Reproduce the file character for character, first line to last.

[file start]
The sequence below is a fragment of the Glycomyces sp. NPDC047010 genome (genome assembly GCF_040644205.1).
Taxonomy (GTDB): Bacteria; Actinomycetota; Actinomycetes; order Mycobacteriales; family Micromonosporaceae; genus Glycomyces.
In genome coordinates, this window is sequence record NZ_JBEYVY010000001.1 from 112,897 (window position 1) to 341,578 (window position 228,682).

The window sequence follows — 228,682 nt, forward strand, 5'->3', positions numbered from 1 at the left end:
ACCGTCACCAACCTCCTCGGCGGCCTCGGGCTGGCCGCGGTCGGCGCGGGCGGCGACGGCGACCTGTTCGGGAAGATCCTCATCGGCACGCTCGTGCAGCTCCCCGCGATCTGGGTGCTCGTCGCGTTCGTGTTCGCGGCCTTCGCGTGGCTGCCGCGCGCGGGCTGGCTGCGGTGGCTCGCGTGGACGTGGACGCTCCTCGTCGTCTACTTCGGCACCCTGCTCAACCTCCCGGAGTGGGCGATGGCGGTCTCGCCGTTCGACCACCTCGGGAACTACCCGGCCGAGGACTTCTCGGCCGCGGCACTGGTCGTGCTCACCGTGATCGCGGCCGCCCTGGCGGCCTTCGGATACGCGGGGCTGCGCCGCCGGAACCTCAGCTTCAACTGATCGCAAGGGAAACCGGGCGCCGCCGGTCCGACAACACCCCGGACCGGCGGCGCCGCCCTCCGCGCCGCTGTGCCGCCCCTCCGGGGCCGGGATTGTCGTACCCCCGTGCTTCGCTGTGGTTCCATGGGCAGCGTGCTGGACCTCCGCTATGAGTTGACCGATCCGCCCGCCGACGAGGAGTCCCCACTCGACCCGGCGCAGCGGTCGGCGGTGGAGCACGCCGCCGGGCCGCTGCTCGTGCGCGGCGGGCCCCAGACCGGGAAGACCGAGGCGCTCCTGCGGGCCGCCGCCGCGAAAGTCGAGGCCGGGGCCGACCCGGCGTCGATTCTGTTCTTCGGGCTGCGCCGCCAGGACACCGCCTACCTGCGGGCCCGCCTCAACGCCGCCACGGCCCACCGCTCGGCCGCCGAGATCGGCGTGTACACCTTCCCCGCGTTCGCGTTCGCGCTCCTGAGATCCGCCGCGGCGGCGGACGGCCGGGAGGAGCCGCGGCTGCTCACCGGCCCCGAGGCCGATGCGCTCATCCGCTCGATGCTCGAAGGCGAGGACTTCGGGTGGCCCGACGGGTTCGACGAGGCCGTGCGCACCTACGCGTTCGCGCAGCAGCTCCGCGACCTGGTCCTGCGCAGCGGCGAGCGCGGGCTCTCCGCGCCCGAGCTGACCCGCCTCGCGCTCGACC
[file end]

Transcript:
The sequence below is a fragment of the Glycomyces sp. NPDC047010 genome (genome assembly GCF_040644205.1).
Taxonomy (GTDB): Bacteria; Actinomycetota; Actinomycetes; order Mycobacteriales; family Micromonosporaceae; genus Glycomyces.
In genome coordinates, this window is sequence record NZ_JBEYVY010000001.1 from 112,897 (window position 1) to 341,578 (window position 228,682).

The window sequence follows — 228,682 nt, forward strand, 5'->3', positions numbered from 1 at the left end:
ACCGTCACCAACCTCCTCGGCGGCCTCGGGCTGGCCGCGGTCGGCGCGGGCGGCGACGGCGACCTGTTCGGGAAGATCCTCATCGGCACGCTCGTGCAGCTCCCCGCGATCTGGGTGCTCGTCGCGTTCGTGTTCGCGGCCTTCGCGTGGCTGCCGCGCGCGGGCTGGCTGCGGTGGCTCGCGTGGACGTGGACGCTCCTCGTCGTCTACTTCGGCACCCTGCTCAACCTCCCGGAGTGGGCGATGGCGGTCTCGCCGTTCGACCACCTCGGGAACTACCCGGCCGAGGACTTCTCGGCCGCGGCACTGGTCGTGCTCACCGTGATCGCGGCCGCCCTGGCGGCCTTCGGATACGCGGGGCTGCGCCGCCGGAACCTCAGCTTCAACTGATCGCAAGGGAAACCGGGCGCCGCCGGTCCGACAACACCCCGGACCGGCGGCGCCGCCCTCCGCGCCGCTGTGCCGCCCCTCCGGGGCCGGGATTGTCGTACCCCCGTGCTTCGCTGTGGTTCCATGGGCAGCGTGCTGGACCTCCGCTATGAGTTGACCGATCCGCCCGCCGACGAGGAGTCCCCACTCGACCCGGCGCAGCGGTCGGCGGTGGAGCACGCCGCCGGGCCGCTGCTCGTGCGCGGCGGGCCCCAGACCGGGAAGACCGAGGCGCTCCTGCGGGCCGCCGCCGCGAAAGTCGAGGCCGGGGCCGACCCGGCGTCGATTCTGTTCTTCGGGCTGCGCCGCCAGGACACCGCCTACCTGCGGGCCCGCCTCAACGCCGCCACGGCCCACCGCTCGGCCGCCGAGATCGGCGTGTACACCTTCCCCGCGTTCGCGTTCGCGCTCCTGAGATCCGCCGCGGCGGCGGACGGCCGGGAGGAGCCGCGGCTGCTCACCGGCCCCGAGGCCGATGCGCTCATCCGCTCGATGCTCGAAGGCGAGGACTTCGGGTGGCCCGACGGGTTCGACGAGGCCGTGCGCACCTACGCGTTCGCGCAGCAGCTCCGCGACCTGGTCCTGCGCAGCGGCGAGCGCGGGCTCTCCGCGCCCGAGCTGACCCGCCTCGCGCTCGACC